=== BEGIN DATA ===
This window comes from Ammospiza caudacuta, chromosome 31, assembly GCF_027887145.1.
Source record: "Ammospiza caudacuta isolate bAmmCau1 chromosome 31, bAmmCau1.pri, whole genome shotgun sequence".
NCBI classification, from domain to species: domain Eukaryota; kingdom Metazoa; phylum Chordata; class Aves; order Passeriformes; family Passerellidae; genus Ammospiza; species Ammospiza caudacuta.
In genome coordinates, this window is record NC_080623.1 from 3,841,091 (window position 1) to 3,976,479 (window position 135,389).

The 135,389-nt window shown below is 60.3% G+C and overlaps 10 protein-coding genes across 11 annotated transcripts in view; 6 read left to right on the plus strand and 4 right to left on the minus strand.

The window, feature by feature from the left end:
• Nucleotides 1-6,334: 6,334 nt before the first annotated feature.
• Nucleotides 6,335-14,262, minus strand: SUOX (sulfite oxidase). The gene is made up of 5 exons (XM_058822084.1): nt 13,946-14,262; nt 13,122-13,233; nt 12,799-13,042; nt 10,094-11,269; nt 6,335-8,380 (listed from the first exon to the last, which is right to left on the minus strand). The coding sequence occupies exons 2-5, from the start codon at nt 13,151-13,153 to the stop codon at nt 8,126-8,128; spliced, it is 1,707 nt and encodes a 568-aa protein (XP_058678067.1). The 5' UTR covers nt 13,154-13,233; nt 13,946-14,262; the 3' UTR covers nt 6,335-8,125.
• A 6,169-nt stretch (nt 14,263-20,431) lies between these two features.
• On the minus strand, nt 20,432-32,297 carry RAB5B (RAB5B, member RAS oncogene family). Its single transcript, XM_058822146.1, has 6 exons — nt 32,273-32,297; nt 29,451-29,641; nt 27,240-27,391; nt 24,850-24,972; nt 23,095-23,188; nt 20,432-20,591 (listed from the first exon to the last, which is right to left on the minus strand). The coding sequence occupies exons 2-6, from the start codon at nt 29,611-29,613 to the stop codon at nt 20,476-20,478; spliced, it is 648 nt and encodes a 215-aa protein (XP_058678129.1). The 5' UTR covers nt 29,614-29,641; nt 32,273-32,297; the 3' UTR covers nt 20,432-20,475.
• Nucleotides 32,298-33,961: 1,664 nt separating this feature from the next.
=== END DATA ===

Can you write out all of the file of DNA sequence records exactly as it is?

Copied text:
This window comes from Ammospiza caudacuta, chromosome 31, assembly GCF_027887145.1.
Source record: "Ammospiza caudacuta isolate bAmmCau1 chromosome 31, bAmmCau1.pri, whole genome shotgun sequence".
NCBI classification, from domain to species: domain Eukaryota; kingdom Metazoa; phylum Chordata; class Aves; order Passeriformes; family Passerellidae; genus Ammospiza; species Ammospiza caudacuta.
In genome coordinates, this window is record NC_080623.1 from 3,841,091 (window position 1) to 3,976,479 (window position 135,389).

The 135,389-nt window shown below is 60.3% G+C and overlaps 10 protein-coding genes across 11 annotated transcripts in view; 6 read left to right on the plus strand and 4 right to left on the minus strand.

The window, feature by feature from the left end:
• Nucleotides 1-6,334: 6,334 nt before the first annotated feature.
• Nucleotides 6,335-14,262, minus strand: SUOX (sulfite oxidase). The gene is made up of 5 exons (XM_058822084.1): nt 13,946-14,262; nt 13,122-13,233; nt 12,799-13,042; nt 10,094-11,269; nt 6,335-8,380 (listed from the first exon to the last, which is right to left on the minus strand). The coding sequence occupies exons 2-5, from the start codon at nt 13,151-13,153 to the stop codon at nt 8,126-8,128; spliced, it is 1,707 nt and encodes a 568-aa protein (XP_058678067.1). The 5' UTR covers nt 13,154-13,233; nt 13,946-14,262; the 3' UTR covers nt 6,335-8,125.
• A 6,169-nt stretch (nt 14,263-20,431) lies between these two features.
• On the minus strand, nt 20,432-32,297 carry RAB5B (RAB5B, member RAS oncogene family). Its single transcript, XM_058822146.1, has 6 exons — nt 32,273-32,297; nt 29,451-29,641; nt 27,240-27,391; nt 24,850-24,972; nt 23,095-23,188; nt 20,432-20,591 (listed from the first exon to the last, which is right to left on the minus strand). The coding sequence occupies exons 2-6, from the start codon at nt 29,611-29,613 to the stop codon at nt 20,476-20,478; spliced, it is 648 nt and encodes a 215-aa protein (XP_058678129.1). The 5' UTR covers nt 29,614-29,641; nt 32,273-32,297; the 3' UTR covers nt 20,432-20,475.
• Nucleotides 32,298-33,961: 1,664 nt separating this feature from the next.